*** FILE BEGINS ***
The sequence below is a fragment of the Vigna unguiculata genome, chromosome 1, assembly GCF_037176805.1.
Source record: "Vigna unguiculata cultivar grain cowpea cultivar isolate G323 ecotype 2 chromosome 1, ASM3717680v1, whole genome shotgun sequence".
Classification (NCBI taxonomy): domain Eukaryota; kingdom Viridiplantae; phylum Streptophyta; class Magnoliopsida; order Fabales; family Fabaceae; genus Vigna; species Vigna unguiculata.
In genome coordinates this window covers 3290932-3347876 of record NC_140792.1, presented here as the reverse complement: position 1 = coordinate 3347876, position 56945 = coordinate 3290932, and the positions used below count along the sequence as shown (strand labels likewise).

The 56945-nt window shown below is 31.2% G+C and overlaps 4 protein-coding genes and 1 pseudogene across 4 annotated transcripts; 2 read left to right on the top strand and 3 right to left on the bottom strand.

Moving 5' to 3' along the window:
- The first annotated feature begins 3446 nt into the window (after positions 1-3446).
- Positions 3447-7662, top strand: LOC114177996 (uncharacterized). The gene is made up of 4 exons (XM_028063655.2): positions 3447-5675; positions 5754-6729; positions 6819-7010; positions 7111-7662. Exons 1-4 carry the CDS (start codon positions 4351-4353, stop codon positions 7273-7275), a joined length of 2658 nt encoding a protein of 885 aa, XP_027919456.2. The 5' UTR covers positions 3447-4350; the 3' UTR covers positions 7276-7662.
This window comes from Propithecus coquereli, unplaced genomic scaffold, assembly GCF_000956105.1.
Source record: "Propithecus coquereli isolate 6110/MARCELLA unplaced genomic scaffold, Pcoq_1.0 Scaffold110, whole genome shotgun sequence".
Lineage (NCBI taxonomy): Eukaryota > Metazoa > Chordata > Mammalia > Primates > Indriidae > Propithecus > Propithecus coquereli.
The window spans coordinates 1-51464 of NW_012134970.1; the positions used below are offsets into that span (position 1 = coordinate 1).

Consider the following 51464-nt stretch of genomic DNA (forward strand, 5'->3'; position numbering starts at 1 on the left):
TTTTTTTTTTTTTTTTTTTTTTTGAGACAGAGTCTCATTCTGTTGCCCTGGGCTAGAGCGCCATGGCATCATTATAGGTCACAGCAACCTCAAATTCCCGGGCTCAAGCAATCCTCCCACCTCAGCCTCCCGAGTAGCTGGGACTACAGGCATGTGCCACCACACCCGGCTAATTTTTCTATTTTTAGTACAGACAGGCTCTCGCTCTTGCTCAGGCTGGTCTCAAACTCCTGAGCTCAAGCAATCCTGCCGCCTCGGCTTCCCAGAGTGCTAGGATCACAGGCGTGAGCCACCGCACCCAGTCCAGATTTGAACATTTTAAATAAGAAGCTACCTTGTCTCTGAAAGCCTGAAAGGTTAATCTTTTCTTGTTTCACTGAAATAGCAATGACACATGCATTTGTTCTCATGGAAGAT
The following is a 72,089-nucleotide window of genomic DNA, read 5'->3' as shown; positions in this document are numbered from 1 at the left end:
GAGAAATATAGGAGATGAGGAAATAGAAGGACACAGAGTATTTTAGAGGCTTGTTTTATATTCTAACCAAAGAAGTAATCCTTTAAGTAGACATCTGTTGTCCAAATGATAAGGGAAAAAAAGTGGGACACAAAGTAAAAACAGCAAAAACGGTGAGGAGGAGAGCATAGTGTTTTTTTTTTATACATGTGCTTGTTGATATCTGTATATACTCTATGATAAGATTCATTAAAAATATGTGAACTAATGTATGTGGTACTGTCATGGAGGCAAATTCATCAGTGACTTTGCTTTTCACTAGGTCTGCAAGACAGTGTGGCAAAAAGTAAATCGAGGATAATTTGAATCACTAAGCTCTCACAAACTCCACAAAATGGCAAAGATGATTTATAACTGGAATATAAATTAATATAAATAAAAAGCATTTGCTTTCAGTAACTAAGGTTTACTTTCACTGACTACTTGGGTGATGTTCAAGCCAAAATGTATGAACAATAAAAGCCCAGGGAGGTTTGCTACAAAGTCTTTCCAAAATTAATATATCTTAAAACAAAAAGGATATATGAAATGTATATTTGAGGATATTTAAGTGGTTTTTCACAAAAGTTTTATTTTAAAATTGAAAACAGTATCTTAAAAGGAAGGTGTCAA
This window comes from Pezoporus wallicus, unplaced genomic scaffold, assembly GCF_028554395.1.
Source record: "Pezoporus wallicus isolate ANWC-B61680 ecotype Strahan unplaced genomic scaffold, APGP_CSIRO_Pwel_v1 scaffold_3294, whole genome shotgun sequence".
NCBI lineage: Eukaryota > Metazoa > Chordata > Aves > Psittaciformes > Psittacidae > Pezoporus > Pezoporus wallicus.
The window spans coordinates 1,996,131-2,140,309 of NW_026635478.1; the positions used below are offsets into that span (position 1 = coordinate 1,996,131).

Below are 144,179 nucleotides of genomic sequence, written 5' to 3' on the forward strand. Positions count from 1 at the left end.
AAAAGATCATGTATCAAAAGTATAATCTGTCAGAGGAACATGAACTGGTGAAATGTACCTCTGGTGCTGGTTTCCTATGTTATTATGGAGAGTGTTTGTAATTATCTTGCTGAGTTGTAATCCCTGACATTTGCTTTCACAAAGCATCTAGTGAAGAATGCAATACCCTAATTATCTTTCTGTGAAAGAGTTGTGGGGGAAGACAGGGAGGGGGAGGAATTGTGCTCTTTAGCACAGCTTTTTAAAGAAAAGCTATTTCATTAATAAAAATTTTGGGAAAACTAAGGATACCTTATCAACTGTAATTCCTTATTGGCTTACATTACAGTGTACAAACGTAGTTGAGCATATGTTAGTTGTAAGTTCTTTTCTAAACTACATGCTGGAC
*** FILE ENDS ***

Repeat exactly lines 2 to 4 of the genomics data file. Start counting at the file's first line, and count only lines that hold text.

Source record: "Vigna unguiculata cultivar grain cowpea cultivar isolate G323 ecotype 2 chromosome 1, ASM3717680v1, whole genome shotgun sequence".
Classification (NCBI taxonomy): domain Eukaryota; kingdom Viridiplantae; phylum Streptophyta; class Magnoliopsida; order Fabales; family Fabaceae; genus Vigna; species Vigna unguiculata.
In genome coordinates this window covers 3290932-3347876 of record NC_140792.1, presented here as the reverse complement: position 1 = coordinate 3347876, position 56945 = coordinate 3290932, and the positions used below count along the sequence as shown (strand labels likewise).